Now, y’all know that I love to read, right?
But a girl can only read so much before my eyes go cross, and my brain turns to mush.
I needed something new; something to do when I wasn’t reading.
So I decided to try my hand at wreath-making.
Now, there are lots of different types of wreaths you can make, and a plethora of materials you can use to make them, but I figured a spiral deco mesh wreath would be the easiest (and cheapest) place to start.
Translation: I’m new at this and I didn’t want to spend a ton of coin in case I lost interest, or was terrible at it.
At the time, I didn’t have use for a wreath, so I figured I’d make it for someone else. But who?
My 4 year old niece is obsessed with Poppy from the movie Trolls by Dreamworks. So, being the awesome Auntie that I am :P, I decided to make one for her.
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The final product…
Like it? Well here’s how to make one of your very own…
Note: I’m just walking you through how I made this one. But you choose the colors and themes that you like. Ideas to consider include: birthdays, holidays, occasions, characters, and your favorite color schemes.
Here we go –
- Metal Wreath Ring, 14″ | Shop 14 in Wreath Frame
- Chenille Stems, 1 pack (ideally in the color of your ribbon; though, using the color of your mesh is fine also) | Shop Chenille Stems
- Deco Mesh, 5 1/2″. (4) 10-yard spools. (2) light pink spools. (2) dark pink spools | Shop 6 inch Deco Mesh
- Blue Floral Ribbon, 1 inch | Shop ~ Solid Colors (Value Pack) | Polka Dot Pattern (Value Pack)
- Green Ribbon, 1 inch
- Glue Gun (not pictured) | Note: You’ll only need this if you want to attach something, like Poppy for example, to the front of your wreath. | Shop Mini Glue Gun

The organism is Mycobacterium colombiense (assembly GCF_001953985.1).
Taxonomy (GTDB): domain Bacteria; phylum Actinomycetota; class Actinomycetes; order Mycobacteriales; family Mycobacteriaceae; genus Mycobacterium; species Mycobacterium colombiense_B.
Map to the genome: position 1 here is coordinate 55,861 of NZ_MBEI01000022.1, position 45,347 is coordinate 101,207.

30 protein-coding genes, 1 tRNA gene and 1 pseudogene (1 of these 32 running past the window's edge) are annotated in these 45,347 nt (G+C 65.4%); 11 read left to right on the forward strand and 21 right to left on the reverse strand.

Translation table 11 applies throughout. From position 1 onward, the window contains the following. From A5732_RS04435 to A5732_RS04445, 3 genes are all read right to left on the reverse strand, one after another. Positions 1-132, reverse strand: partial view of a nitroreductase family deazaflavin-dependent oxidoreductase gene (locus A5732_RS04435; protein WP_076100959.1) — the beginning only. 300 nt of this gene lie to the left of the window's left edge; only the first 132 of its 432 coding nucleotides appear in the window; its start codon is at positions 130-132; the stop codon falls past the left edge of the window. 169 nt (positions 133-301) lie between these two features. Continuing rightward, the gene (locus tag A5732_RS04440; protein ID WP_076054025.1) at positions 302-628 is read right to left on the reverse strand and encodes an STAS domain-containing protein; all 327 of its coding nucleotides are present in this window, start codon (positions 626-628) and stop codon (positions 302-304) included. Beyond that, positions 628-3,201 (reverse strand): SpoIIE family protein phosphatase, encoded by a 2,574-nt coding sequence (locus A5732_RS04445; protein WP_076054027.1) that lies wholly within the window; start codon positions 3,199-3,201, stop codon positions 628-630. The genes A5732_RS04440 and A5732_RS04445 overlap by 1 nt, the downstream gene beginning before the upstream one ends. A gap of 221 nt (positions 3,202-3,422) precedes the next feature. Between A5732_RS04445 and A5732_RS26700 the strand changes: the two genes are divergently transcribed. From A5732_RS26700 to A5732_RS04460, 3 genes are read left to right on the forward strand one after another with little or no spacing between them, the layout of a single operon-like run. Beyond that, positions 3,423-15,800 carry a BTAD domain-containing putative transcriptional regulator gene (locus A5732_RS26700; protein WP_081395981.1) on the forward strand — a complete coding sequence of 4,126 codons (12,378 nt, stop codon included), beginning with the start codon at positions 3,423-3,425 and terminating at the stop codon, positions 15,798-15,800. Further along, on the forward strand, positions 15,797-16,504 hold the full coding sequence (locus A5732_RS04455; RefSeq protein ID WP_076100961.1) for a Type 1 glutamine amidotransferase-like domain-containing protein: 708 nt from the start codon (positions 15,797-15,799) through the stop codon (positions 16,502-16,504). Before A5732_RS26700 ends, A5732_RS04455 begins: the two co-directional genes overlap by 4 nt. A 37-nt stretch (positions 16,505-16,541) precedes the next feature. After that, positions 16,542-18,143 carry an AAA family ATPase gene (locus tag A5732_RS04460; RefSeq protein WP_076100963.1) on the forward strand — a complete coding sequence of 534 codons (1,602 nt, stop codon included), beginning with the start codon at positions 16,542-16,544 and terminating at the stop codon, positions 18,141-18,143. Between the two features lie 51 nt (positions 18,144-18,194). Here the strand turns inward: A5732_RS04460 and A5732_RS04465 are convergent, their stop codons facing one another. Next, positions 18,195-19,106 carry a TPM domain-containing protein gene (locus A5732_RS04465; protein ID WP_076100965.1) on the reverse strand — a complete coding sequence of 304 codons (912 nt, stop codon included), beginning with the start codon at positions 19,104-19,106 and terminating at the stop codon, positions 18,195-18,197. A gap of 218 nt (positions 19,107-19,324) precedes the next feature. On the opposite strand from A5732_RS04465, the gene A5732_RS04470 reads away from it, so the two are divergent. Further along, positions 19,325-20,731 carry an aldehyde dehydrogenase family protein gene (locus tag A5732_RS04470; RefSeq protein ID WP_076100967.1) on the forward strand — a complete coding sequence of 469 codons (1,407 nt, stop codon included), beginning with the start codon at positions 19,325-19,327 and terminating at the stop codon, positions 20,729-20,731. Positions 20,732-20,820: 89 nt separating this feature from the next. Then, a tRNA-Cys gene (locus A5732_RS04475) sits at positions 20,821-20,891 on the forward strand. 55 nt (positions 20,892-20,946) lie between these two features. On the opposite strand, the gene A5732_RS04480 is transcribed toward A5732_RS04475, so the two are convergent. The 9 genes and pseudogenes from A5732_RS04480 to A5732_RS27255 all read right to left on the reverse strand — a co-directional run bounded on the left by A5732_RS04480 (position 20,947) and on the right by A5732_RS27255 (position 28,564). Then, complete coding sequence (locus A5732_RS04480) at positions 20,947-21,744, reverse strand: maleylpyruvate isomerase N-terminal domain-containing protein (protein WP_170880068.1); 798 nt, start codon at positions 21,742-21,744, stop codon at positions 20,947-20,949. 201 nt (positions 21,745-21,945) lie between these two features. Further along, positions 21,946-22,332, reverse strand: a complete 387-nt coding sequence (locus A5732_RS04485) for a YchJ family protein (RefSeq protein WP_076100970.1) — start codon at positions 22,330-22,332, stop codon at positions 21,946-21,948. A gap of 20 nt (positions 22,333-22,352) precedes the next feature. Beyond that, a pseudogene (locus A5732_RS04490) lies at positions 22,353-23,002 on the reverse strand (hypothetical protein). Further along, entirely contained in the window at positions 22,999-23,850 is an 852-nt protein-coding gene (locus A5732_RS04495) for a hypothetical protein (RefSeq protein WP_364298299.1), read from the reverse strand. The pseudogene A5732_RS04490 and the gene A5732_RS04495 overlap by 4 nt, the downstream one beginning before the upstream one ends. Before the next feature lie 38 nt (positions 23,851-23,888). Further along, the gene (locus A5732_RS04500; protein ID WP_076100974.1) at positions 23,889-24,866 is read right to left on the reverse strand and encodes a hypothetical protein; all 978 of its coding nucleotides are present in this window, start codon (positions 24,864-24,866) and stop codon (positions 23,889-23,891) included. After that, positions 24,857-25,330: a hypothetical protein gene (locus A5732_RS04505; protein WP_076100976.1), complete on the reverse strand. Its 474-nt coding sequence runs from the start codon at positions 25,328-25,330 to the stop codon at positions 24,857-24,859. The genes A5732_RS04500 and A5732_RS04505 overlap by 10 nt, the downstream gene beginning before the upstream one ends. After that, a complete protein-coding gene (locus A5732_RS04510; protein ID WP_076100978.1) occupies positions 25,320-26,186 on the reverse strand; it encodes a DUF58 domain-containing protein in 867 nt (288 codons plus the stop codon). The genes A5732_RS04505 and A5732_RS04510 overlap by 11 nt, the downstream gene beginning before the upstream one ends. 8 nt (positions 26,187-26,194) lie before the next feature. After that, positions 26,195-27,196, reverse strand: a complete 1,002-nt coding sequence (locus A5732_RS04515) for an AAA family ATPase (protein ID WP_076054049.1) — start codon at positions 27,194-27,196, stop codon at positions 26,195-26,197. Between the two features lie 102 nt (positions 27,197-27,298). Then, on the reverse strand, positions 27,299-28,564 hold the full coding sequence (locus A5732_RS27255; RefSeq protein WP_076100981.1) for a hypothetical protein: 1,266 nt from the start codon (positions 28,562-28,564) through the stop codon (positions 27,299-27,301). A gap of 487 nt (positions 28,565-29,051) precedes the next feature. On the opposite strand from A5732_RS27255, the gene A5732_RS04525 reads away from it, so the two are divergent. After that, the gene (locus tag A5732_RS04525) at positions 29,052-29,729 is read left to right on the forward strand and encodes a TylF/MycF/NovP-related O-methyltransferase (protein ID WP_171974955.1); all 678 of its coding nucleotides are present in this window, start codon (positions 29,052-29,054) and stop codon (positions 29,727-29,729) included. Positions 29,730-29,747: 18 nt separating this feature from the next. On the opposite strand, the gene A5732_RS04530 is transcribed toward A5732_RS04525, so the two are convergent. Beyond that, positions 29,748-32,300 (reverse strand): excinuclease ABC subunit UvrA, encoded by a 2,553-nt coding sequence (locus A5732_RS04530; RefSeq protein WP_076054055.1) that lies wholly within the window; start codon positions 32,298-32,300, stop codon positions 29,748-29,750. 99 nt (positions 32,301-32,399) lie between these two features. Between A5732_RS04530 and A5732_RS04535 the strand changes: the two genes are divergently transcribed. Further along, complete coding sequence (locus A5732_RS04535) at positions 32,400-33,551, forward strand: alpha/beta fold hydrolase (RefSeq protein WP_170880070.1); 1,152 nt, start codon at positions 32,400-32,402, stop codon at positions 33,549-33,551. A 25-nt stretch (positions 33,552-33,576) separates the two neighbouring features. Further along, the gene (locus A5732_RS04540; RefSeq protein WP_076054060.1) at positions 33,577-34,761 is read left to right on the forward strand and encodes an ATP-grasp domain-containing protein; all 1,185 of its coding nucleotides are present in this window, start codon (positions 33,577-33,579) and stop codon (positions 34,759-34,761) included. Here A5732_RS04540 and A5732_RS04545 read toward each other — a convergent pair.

- Craft Scissors (on hand) | Shop Craft Scissors
Note: You should have a total of 40 yards for this project.
Now, on to the instructions.
The first thing you’ll want to do is prepare your materials. You’ll cut up all of your mesh into 5-6 inch pieces. The main thing you’re looking for is that your able to roll each piece into a complete cylinder.
You’ll also cut your ribbon into 6 inch strips.
I like the dovetail look, so I dovetailed my ends. If you like the look, dovetails yours, though it’s not necessary. Some people do half and half.
Before we move forward, I want you to know that each bundle will consist of 3 strips of mesh, 1-2 strips of ribbon, and 1 chenille stem.
I used 2 different bundles. One had 3 light pink mesh strips and a blue ribbon; the other had 3 dark pink mesh strips, one blue ribbon, and one green ribbon.
Play around with this to see which bundle combos look best to you. You can have multiple color mesh in one bundle, or only one color. Also, see which ribbon you like with different color bundles.
Now back to our regularly scheduled program…
You’ll roll 1 mesh strip at a time. Pinch the middle to hold the roll in place, while you roll the others. It’ll look like this…
Now, you’ll roll two more. One will be straight up and down, the other two will be at opposing 45 degree angles, so \ | /.
Remember to hold each roll in place by pinching the middle.
Now, you’re ready to add your ribbon. When using one ribbon, align it with the vertical mesh strip. If you’re using two, cross them like a lowercase letter “t”.